Shouldn't they be able to think for themselves...at least this once?
The looming confirmation hearings on this Supreme Court nominee really say much more about our elected officials than this appointed one. You would think they would think.
Even for a cossetted Congressional sort, this is not all that hard. Where you don't have fill-in-the-squares tables of history, you ask about what's important to you and your constituents. You follow up for clarification. You listen to answers to other questions. You mash it all up and conclude yeah or nay.
Instead, from all political angles, in expanding circles of relationship to the appointment, we find much rending of garments and wringing of hands. Lord have mercy, she doesn't have a judicial track record! How can I decide what to think without a list! Help! It's her fault. Damn this tabula rasa! She's unknowable!
Three concepts emerge immediately:
- She should have and would have been a judge, on the U.S. Court of Appeals in D.C., from 1999 if the Republican head of the Senate Judiciary Committee, Orrin Hatch, had permitted a hearing on her nomination by President Clinton. She was only one of many blocked by recalcitrant GOP sorts, causing huge backlogs from unfilled judicial appointments.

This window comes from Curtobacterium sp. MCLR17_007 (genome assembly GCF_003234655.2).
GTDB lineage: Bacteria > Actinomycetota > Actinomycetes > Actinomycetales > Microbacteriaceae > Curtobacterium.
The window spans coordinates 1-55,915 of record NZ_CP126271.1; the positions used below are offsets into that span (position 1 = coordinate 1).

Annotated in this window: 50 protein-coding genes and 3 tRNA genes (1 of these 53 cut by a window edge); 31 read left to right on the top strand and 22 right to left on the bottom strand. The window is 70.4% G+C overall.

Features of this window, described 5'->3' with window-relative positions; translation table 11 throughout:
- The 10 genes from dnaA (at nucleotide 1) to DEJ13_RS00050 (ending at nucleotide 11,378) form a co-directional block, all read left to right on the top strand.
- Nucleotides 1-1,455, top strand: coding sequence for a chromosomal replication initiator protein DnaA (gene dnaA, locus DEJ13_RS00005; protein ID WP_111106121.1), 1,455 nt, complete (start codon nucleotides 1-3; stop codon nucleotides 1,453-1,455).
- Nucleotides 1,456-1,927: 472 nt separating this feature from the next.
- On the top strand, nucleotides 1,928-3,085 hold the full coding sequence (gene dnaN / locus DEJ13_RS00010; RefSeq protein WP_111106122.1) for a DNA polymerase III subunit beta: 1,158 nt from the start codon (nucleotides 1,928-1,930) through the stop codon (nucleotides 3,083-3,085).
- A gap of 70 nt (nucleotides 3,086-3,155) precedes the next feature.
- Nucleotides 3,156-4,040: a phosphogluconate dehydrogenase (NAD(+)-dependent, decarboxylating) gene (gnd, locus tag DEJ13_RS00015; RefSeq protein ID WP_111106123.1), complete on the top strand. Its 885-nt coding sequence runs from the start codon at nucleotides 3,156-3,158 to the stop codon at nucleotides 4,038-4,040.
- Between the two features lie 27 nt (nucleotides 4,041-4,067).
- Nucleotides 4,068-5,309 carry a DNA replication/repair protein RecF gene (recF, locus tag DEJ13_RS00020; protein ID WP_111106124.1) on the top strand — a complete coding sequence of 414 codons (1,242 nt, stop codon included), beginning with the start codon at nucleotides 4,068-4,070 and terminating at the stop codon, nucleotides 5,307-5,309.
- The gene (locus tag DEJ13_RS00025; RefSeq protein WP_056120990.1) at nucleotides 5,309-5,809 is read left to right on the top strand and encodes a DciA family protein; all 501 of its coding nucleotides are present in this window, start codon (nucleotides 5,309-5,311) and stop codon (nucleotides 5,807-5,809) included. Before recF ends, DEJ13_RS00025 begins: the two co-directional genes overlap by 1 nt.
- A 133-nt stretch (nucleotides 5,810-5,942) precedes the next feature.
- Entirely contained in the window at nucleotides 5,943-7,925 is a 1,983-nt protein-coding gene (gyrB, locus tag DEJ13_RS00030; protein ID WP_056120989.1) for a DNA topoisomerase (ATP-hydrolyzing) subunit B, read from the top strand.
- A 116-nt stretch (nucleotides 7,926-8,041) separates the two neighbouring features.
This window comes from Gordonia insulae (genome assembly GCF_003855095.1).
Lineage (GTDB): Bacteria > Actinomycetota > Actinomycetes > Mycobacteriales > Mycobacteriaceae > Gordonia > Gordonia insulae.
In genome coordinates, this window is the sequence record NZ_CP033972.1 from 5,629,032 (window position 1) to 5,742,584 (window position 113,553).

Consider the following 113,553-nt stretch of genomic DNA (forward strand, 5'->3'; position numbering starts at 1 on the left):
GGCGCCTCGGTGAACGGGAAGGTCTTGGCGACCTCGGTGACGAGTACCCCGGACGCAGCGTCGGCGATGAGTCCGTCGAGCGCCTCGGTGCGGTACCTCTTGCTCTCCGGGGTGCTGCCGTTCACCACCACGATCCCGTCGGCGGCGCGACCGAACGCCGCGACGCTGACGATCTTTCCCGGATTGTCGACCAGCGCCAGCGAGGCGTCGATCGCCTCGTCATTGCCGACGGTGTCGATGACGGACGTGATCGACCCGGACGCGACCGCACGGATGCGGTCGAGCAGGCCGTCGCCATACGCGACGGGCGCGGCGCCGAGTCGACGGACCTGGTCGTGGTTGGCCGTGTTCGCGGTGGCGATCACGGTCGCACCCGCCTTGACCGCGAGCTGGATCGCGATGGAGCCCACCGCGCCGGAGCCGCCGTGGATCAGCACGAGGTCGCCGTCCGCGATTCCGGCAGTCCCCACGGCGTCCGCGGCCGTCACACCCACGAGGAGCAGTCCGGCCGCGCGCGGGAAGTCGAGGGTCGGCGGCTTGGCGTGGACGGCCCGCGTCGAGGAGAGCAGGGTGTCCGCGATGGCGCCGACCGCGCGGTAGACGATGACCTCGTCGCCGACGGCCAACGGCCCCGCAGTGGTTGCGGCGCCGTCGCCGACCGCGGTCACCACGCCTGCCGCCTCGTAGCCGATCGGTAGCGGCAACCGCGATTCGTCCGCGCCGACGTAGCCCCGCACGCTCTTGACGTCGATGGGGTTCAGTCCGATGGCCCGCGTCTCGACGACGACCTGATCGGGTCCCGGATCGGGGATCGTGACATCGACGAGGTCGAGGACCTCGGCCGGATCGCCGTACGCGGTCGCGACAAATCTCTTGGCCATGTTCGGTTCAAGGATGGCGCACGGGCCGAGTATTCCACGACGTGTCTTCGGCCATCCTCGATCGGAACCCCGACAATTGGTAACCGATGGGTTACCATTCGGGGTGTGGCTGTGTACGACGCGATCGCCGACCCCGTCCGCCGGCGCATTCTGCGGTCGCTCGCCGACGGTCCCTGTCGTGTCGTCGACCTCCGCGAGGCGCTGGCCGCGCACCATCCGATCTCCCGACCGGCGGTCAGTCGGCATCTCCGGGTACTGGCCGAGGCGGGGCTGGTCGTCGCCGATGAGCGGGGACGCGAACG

- Many highly competent SC justices had not previous judicial experiences. Check FindLaw's list of 40, including from the last half of the 20th century Rehnquist, Powell, White, Fortas, Goldberg, as well as famous golden oldies Douglas and Frankfurter.
- Sometimes hearings involve real judgment — like a justice has to do all the time. Ask questions and make informed opinions. People in the real world do it all time.
Let the hearings start. Let the Senators squirm and admit discomfort. I have no reason to doubt that Kagan would be able to do her job. Those involved in the confirmation hearing should do theirs.
Tags: massmarrier, Kagan, confirmation, Supreme Court, Senate